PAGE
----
"Happiness is having a rare steak, a bottle of whisky, and a dog to eat the rare steak.” - Johnny Carson

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Deanston. Old Cotton Factory turned to liquid whisky gold.

August 8, 2016

Deanston is just north of Glasgow and I was fortunate enough to have tried the Deanston 18 Year right before I left for this trip. It was a gift from my dad for our last time at Flight West Whiskey Bar. This means I had a bit of knowledge going into it, but I wasn’t expecting them to have such a small production and specifically such a small amount of production going to single malts. When you are driving up to the distillery, you can clearly tell it used to be a factory and wasn’t built specifically for whisky production. It was previously a cotton factory and was mothballed once the competition from outside of Scotland took over. It would end up having some great features for a distillery.

They are definitely one of those up and coming single malts. They are currently owned by a South African Wine & Spirits company called Distell. Before them and really up until now they were mostly blends. Famous blends such as Chivas Regal and Johnnie Walker.

 

At the moment they are split 80/20. That is 80% of product goes to blends and the other 20% are bottled as single malts with the Deanston name. They are working to shift this ratio to more single malts as they build their marketing campaigns. Deanston has these three main bottling's: the 12 Year, 18 Year and the Virgin Oak. I wanted to start with the tastings since the 12 Year pleasantly surprised me.

 

 Deanston 12 Year

 

Holly’s Tasting Note..

Nose: Fig, plum, can smell the sherry cask finish, wet oak, butterscotch candy.

Palate: Butterscotch, plum, honey, some soft honey lingers, not too spicy like the 18 year.

 

In all fairness, I told the girl, Annie, who was giving the tour, that I liked the 12 year better than the 18 year. One of the other guides pulled me aside and told me I probably had tried the first batch of the 18 that was released. It doesn’t say batch number on the bottle, so I was a bit confused. He said the second release, batch 2, was much better. He pulled some out from behind the counter and here was my tasting note for batch 2.

 

Deanston 18 Year (Batch 2)

 

Holly’s Tasting Note..

Nose: Almonds, nutmeg, ripe plums, some cinnamon and caramel.

Palate: Cereal, nutty, pine nuts, raisins and slight honey finish.

 

Now to compare- here was my batch 1 tasting note….

Nose: Fresh fruit, zesty, slight berry and malt.

Palate: Dark berries, smoked wood, spices and ginger.

 

The ginger I felt was really too much. It almost burned. I got more of an older raisin, fruit on the batch # 2. This just shows that even though it is the distilleries goal to keep single malts consistent for the market, it can vary!

 

 Now into some of the details of the distillery and how it is set up. They are currently in silent season, meaning that no production was actually going on. Basically, demand isn’t there and they can take a holiday. They have an open mash-tun, when most are typically closed. This was nice, because I could actually see what kind of agitator they use and what the sprinkler system looked like. They typically run an 11 hour mash process and do about 10-12 mashes a week. The guide also told me that they use Kerry yeast, M strain. This is interesting because a lot of distilleries won’t tell you what yeast strain you use as if it could be a trade secret! They truly feel that yeast has a large effect on taste, just like the grain, water and barrel type does. If you are looking to distill your own single malt and want to copy Deanston, here is more info on yeast strains! http://www.wyeastlab.com/com_b_yeaststrain_detail.cfm?ID=5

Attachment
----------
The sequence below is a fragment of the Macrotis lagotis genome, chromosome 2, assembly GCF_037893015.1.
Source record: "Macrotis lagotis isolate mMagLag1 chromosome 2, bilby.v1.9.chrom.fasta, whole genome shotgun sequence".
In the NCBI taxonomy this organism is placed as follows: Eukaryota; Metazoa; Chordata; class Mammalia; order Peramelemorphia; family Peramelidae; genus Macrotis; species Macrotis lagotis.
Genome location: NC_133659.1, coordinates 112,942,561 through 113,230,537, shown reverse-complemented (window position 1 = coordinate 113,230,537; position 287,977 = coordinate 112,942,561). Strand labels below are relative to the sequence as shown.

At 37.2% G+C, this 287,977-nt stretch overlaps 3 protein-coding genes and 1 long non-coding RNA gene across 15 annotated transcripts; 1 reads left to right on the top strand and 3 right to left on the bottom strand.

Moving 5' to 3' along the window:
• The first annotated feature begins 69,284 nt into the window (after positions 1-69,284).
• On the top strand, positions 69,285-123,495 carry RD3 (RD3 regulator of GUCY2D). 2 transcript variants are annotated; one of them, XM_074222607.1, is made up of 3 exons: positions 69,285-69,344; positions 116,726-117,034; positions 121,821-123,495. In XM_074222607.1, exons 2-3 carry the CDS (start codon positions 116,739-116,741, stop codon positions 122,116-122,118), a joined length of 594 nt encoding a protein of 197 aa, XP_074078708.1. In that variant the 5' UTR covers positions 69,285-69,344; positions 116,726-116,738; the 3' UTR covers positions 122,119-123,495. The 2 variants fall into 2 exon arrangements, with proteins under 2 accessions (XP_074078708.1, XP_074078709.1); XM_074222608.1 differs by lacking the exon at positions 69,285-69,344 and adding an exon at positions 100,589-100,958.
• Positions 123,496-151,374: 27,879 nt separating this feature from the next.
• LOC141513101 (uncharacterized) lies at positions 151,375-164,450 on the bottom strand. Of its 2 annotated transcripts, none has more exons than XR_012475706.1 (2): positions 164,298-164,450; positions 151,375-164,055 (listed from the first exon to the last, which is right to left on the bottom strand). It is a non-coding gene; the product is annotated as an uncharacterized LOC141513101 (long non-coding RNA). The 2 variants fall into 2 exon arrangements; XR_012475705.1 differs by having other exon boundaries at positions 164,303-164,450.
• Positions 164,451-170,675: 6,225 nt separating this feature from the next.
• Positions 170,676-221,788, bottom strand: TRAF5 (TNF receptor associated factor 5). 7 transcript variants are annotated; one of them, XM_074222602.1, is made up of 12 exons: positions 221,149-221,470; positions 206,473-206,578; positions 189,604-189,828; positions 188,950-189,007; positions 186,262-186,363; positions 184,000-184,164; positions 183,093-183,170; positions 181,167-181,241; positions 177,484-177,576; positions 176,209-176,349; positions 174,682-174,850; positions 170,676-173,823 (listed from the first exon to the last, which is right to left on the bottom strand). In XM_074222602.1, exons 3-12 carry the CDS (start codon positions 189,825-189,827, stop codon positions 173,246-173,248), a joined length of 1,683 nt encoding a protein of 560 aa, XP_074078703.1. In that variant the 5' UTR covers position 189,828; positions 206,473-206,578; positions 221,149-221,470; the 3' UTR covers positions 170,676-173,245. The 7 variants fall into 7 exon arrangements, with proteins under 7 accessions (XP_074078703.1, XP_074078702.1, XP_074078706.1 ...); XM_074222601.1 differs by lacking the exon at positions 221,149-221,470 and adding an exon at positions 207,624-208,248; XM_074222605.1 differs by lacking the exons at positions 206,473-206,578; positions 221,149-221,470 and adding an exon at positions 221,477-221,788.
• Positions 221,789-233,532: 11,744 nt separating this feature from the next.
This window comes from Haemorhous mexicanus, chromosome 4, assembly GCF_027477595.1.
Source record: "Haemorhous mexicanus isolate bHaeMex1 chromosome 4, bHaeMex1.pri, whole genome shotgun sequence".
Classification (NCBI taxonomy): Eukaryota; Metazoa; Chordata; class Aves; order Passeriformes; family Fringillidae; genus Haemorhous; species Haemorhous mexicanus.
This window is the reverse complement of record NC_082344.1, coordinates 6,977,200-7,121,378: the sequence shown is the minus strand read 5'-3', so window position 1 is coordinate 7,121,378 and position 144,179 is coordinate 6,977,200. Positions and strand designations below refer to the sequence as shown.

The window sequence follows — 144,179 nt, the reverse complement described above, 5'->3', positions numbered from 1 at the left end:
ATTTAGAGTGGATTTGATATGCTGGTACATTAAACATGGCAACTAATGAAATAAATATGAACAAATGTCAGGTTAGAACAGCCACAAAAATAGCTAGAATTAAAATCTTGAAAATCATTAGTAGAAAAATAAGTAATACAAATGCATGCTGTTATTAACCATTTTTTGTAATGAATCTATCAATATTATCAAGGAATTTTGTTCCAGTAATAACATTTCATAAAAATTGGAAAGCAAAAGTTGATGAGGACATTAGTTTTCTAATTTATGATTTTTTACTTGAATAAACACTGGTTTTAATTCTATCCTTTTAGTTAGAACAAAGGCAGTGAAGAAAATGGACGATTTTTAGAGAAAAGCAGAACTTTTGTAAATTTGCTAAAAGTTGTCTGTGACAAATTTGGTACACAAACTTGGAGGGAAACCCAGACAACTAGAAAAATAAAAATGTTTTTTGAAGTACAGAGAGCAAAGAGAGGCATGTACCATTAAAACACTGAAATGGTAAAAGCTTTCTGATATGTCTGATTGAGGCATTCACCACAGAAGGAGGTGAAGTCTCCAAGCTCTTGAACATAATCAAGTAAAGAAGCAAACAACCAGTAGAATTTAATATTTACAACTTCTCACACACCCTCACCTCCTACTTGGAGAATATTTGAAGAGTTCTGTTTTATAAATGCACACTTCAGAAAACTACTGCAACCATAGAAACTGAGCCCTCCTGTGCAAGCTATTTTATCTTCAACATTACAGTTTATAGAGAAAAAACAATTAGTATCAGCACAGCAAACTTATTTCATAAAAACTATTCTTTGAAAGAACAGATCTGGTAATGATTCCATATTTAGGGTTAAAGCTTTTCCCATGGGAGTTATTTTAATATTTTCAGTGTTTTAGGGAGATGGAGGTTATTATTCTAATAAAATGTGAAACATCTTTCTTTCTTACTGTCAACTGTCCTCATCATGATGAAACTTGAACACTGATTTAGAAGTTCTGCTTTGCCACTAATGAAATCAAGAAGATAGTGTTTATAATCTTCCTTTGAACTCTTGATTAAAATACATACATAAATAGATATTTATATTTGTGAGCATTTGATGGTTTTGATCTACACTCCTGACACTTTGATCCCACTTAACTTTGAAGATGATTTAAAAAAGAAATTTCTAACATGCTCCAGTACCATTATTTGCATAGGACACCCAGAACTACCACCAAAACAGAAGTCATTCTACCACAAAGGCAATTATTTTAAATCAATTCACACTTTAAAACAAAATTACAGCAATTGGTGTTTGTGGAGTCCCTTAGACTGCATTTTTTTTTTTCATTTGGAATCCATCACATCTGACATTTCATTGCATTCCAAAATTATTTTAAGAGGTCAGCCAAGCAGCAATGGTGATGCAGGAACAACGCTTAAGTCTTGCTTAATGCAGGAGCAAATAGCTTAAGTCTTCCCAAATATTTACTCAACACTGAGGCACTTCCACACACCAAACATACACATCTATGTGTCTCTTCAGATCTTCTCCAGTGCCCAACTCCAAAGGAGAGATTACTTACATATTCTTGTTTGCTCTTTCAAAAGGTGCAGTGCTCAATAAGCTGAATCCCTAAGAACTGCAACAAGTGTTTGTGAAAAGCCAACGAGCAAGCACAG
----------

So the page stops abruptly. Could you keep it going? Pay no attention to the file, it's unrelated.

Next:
They let it ferment in the washback’s for four days and then it goes over to their four stills. First of course to the low wines still and then to the spirit still. I also was able to see for the first time where they fill the casks. It actually looks like a gas station set up and I wish we could have seen them in action. We even discussed how they make the poplar or “plug” fit exact and air tight once filled. See the picture below of the cask filling station.

 

They typically will age their single malts in a once used, white American oak bourbon cask and then finish the aging for a year in a sherry cask. This helps give the rich fruit flavors. They store them standard at three stacks high. Here is where the old cotton factory architecture actually helps them. It has a very unique curve shape to help with condensation and humidity and gives them more than enough space to store everything on site. I took a few pictures of the angel share “mold” on the ceilings. It is pretty cool to see it in action!

 

I will say that this distillery has a way to go, but they have the marketing and history/story behind it. You will not find another distillery that looks like this and it was a breath of fresh air to see something shocking. I hope they can make it further with their single malts. If someone was to ask me though, I would probably recommend the 12 Year over the 18. See, age doesn’t always matter!

 

Next up is Oban…

 

 

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